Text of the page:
What on Earth is Happening at Leeds Fest?
Its (literally) going up in flames.
For a while Reading and Leeds were one of the best festivals for alternative music fans and festival goers, but social media has shared a side of the festival this year that shows fewer good times are more chaos. From tent burning to camp wars, clips seen on TikTok will have made fans who missed out on tickets grateful to be sat at home. So, what exactly is going wrong at the festival?
First and foremost, old school fans of the festival were not too impressed with the lineup, feeling that the original alternative touch the festival had has gone. With headline acts such as Meghan the Stallion. This in itself isn't really an issue, but originally festivals would have a genre niche so fans could go and see multiple acts they enjoy at once however this first idea is gone as promoters would rather sell more tickets as people of all different music tastes go to see their favorite bands. Yes, this isn't hugely an issue, however some fans were upset at this and a good example of why this might be an issue was at 2022 TRNSMT, where indie band Wolf Alice were booed by fans waiting to see Lewis Capaldi. This is incredibly unfair on the band as their crowd was filled with people waiting to see an artist of a completely different genre. There was no issue with the groups performance, they have even been described as “the best band at reading”, it was just the crowd were fans of pop and waiting for slow ballads. Had the group opened for a rock act the crowd would have been much more supportive. Yes, this is mostly an issue with the crowd who do not follow the etiquette of supporting and respecting all artists, but the situation as a whole could have been avoided
On the subject of lineups, another issue fans had was with the festival was with a performance of one iconic band in particular. Arctic Monkeys are a pretty important band for many festivals and draw a big part of the crowd, having played four years prior, making 2022 their fifth and headlining a lot of people were excited to see the band. Fans however expressed disappointment and a lack of energy on stage with the group appearing uninterested in the performance, and disengaged with the crowd. It's completely normal for some bands to not really engage with crowd but a lot of people seemed to think their performance stood out as poorer that the years prior which is a small issue but still an added disappointment to a weekend many looked forward to.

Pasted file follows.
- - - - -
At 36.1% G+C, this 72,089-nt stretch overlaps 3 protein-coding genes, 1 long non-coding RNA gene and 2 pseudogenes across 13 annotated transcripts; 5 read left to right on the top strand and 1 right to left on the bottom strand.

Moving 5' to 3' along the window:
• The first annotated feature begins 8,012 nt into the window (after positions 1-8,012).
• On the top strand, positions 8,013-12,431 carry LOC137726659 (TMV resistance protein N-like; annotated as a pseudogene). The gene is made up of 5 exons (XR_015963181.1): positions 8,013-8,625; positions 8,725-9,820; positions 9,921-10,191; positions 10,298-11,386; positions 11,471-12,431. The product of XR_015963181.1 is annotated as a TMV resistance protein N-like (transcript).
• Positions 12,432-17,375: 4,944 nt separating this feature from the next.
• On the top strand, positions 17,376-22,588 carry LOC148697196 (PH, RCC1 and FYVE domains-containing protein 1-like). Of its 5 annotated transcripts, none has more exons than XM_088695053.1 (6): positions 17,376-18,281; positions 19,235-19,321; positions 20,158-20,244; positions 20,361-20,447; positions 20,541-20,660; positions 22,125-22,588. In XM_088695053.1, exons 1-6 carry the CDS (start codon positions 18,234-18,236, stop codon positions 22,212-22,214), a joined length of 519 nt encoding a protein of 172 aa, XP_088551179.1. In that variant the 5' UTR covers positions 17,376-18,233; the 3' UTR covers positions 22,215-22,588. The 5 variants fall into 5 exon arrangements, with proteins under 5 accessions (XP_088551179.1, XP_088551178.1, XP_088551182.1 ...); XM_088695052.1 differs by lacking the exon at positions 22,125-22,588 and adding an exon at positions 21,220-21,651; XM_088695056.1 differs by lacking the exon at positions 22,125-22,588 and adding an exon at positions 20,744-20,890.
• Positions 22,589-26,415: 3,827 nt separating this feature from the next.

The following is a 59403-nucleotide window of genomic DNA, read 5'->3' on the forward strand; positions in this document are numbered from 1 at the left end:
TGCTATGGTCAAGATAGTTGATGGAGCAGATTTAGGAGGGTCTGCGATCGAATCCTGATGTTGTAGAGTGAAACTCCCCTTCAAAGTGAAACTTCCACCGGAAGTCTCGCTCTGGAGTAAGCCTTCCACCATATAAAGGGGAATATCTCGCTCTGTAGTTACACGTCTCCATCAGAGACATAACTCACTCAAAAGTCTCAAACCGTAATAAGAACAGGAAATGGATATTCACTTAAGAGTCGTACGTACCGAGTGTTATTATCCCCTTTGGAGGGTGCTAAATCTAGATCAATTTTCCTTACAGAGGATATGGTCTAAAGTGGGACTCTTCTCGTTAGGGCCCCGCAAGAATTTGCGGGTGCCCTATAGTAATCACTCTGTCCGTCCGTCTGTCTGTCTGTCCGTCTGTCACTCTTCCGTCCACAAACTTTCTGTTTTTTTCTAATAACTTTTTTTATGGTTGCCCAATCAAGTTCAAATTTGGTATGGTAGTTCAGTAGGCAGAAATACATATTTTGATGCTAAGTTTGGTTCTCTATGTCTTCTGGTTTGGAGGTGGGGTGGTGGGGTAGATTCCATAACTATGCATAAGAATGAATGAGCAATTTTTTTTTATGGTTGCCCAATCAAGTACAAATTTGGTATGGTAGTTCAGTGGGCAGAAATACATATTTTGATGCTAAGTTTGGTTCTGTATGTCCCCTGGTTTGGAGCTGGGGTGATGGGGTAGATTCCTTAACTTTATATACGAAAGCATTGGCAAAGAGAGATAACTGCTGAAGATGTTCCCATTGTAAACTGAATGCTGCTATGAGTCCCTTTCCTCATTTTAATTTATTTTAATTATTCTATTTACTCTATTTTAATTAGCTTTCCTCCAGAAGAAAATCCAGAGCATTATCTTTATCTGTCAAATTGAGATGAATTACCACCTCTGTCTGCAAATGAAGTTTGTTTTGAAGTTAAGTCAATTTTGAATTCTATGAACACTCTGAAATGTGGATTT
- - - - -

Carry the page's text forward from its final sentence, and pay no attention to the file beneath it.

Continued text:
So, before the festival even began some people were feeling disappointed at the line-up and headlining performances, however this is nothing compared to the other issues present at Leeds fest. Arguably the biggest issue was many felt the event lacked security which is the most important thing at festivals. With them being places full of pushing, shoving, drugs and alcohol. Its completely normal for things to be taken too far at gigs and live music events but without security things get dangerous. Videos are circling of tents being set on fire and bottles thrown, some while festival goers chant “let's go f*cking mental”. To them it was probably harmless fun, but other festival goes expressed fear as they were told to stay awake in case of fires, others reported being hit with litter, cups and even tent pegs and bottles. In addition to this there was flooding at the start of the three day fest, meaning many lost belongings to the floods and were left in damp clothes all weekend, this means the fires and chaos were much more than just the icing on the cake for many.
A lot of music lovers expressed leaving early out of fear for their safety and the general overall negative atmosphere, as all around there was fire, fighting and people passed out. All issues that could have been avoided with better security. Festival tickets are not cheap so to just up and leave gives a good idea of just how bad things got. Thankfully there have been no serious reports of injury but the risk was certainly far too high, and it is unlikely anyone will be refunded tickets or given compensation for lost belongings.
It's safe to say that Reading and Leeds 2022 will be up there with the 2005 floods as one of the worst years for the festival and memorable for the wrong reasons.